News / USA

Cavers Explore Mysterious Hidden Wonders

Much remains undiscovered in millions of caves worldwide

Stalactites in the commercial caves at Glenwood Caverns in Colorado
Stalactites in the commercial caves at Glenwood Caverns in Colorado

Multimedia

Audio
Shelley Schlender

Caves have a subconscious hold on our imaginations - for our ancestors, they were not just shelter from the elements but also symbols of the womb, gateways to the underworld, places of wonder and mystery.

Not so mysterious today, but still full of wonder, caves and caverns continue to draw the adventurous, the curious and the scientific.

There are millions of caves around the world, on every continent, in every country. They are home to some of the strangest creatures on earth - eyeless spiders, hydrogen-eating bacteria, worms that glow and other organisms yet to be discovered.

Hidden dangers

Fred Luiszer, a cave scientist at the University of Colorado in Boulder, says that even space scientists are interested in life underground. “If they find life on other moons and other planets, life will probably be very similar to what we’re finding in caves.”

Snottite is a rare form of gooey, dangling, toxic bacteria that looks like mucus.
Snottite is a rare form of gooey, dangling, toxic bacteria that looks like mucus.

In dark passageways which researchers work diligently to keep uncontaminated, scientists have discovered microbes that show promise as cancer fighters. But some cave life can be deadly.

A sulphur cave in Steamboat Springs, Colorado, is home to a rare form of gooey, dangling, toxic bacteria. Their colonies look like mucus and, according to Luiszer, they got their scientific name from the slang term for what drips out of your nose - snot.

“They are called snottites," he says. "I mean, when you look at one of them in the cave, it looks just like snot.  I’m not kidding you.”

Snottites thrive on sulphur fumes, and excrete battery acid, so the cave is a hazard for the occasional amateur who ignores warning signs and ventures in.

“You pass out immediately, and if you stayed in that environment for probably, I’m guessing more than an hour or two, it would kill you,” says Luiszer.

So far, rescuers have saved the handful of people who have fainted in the sulphur cave.

Cave dwellers

Not all cave dwellers are microbial.  In Colorado, scientists recently discovered a tiny red, blind, pseudo-scorpion. Bears also love caves and so do bats. In fact, cavers must be careful not to disturb bat colonies.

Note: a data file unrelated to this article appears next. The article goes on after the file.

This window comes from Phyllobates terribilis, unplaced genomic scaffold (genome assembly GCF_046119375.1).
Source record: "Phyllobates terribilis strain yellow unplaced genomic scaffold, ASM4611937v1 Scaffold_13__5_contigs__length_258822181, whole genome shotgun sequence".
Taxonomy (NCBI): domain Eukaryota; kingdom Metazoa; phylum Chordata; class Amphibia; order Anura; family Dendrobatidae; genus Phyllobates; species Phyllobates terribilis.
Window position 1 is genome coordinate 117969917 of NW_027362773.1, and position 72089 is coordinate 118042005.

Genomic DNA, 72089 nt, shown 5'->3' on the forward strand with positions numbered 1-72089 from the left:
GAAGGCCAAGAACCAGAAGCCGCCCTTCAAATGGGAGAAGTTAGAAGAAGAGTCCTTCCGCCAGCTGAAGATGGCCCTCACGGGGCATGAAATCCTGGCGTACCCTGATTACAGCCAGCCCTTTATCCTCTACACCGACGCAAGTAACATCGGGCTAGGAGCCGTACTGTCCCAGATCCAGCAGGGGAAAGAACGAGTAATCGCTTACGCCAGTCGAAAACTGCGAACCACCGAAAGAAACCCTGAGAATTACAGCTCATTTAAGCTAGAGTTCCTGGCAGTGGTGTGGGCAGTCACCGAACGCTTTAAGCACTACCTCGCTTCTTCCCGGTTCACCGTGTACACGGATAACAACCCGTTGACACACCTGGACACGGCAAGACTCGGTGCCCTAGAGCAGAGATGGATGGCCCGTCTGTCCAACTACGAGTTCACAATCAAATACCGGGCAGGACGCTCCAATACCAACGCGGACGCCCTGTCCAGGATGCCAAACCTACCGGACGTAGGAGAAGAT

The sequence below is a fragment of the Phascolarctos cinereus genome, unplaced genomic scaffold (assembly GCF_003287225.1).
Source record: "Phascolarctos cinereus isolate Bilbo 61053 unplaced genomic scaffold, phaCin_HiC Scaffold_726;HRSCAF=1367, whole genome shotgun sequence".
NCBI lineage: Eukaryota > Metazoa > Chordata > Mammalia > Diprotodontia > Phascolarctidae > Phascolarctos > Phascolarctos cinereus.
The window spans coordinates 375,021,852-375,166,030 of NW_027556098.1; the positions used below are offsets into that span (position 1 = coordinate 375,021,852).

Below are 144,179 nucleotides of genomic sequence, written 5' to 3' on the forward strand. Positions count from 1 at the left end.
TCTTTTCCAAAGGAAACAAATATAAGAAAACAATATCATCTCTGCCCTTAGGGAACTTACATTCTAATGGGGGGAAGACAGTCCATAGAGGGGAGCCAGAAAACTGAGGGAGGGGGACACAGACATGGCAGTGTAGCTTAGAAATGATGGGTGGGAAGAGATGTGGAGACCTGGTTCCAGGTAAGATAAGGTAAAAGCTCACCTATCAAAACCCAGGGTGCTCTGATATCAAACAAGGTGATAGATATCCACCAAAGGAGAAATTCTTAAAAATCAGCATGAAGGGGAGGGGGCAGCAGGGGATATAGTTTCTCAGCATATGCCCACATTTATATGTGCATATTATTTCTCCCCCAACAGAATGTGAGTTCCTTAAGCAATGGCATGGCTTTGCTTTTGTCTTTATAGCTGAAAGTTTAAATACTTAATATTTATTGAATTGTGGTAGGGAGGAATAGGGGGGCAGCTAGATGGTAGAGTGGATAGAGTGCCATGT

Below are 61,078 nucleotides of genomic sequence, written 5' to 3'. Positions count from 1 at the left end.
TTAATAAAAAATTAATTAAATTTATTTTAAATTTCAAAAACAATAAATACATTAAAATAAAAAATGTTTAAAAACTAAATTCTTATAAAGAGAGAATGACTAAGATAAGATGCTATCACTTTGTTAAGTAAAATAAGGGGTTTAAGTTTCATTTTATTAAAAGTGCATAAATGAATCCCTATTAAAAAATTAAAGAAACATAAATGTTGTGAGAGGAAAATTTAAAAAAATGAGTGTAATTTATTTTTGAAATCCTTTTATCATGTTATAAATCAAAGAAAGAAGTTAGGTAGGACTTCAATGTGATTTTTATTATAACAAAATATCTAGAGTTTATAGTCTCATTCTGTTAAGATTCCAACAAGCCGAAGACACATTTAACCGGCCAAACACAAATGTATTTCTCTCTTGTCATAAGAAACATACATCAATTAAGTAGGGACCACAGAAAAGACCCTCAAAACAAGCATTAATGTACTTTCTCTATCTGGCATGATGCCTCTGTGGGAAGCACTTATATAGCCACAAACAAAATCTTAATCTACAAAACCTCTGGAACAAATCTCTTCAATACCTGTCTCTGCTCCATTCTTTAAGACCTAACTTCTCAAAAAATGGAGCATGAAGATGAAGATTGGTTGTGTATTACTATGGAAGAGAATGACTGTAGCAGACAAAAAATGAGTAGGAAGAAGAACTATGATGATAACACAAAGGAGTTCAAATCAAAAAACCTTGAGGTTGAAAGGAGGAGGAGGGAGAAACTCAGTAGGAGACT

“Bats are hibernating creatures and if you wake them up in the wintertime," says Mark Masyln, a Colorado geologist and caving expert, "they go outside and their food source, insects, is not available and they die off. Which is why on commercial tours, you won’t see many bats.”

This tiny red, blind, pseudo-scorpion was recently discovered in Glenwood Caverns.
This tiny red, blind, pseudo-scorpion was recently discovered in Glenwood Caverns.

Caves with large bat colonies are closed to the public for another reason. A mysterious, deadly disease called white nose syndrome has killed more than 400,000 bats in the United States since 2006. Once a colony is infected, the U.S. Fish and Wildlife Service warns that often, over 90 percent of the bats die.

So far, the disease is concentrated in the northeastern U.S. To reduce its spread, wildlife experts have asked cavers to avoid caverns which are not already frequented by tourists or caving groups.

But scientists like Maslyn are trained to keep their gear uncontaminated by white nose syndrome and sometimes they’re permitted to go off the beaten path. Wearing boots and a caving helmet, he strides past the tour group in Colorado Springs' Cave of the Winds, and enters a hidden cave that he helped discover.

Beaded anthodite bush in Cave of the Winds in Colorado Springs
Beaded anthodite bush in Cave of the Winds in Colorado Springs

With a headlamp as his only light, Maslyn unseals an environmental door to reveal what he calls an easy entrance tunnel - half a meter wide - the size of a dinner platter. The reward for squeezing through is a muddy cave containing a dazzling, spiky crystal flower that’s taller than a man.

It’s a beaded anthodite bush. In decades past, Maslyn says, cavers used to carry anthodites away.

To protect these treasures, Masyln follows the caver’s motto: "Take nothing but pictures, leave nothing but footprints, kill nothing but time."

Culture of stewardship

That culture of stewardship is emphasized now, even at commercial caves, like Glenwood Caverns.

Tourists head toward the cave door at Glenwood Caverns.
Tourists head toward the cave door at Glenwood Caverns.

It starts even before a tour leader brings her group into the cave, when she warns them not to touch anything inside. As another protective measure, the tunnel leading into the caverns starts with a door that seals in the cave’s natural coolness and humidity and keeps out the hot, dry Colorado air. The guide opens the door for the group, and then shuts it behind them.

And a dozen meters down the tunnel, she leads them through another.

“To keep the water inside," she tells them. "That’s why we have so many doors.”

In some parts of the cave, the humidity tops 90 percent, making rock and mineral formations glisten. Some look like giant strips of bacon, giant soda straws, and popcorn. Stalactites hang high overhead, bathed in what has made them slowly grow over eons of time: water drops.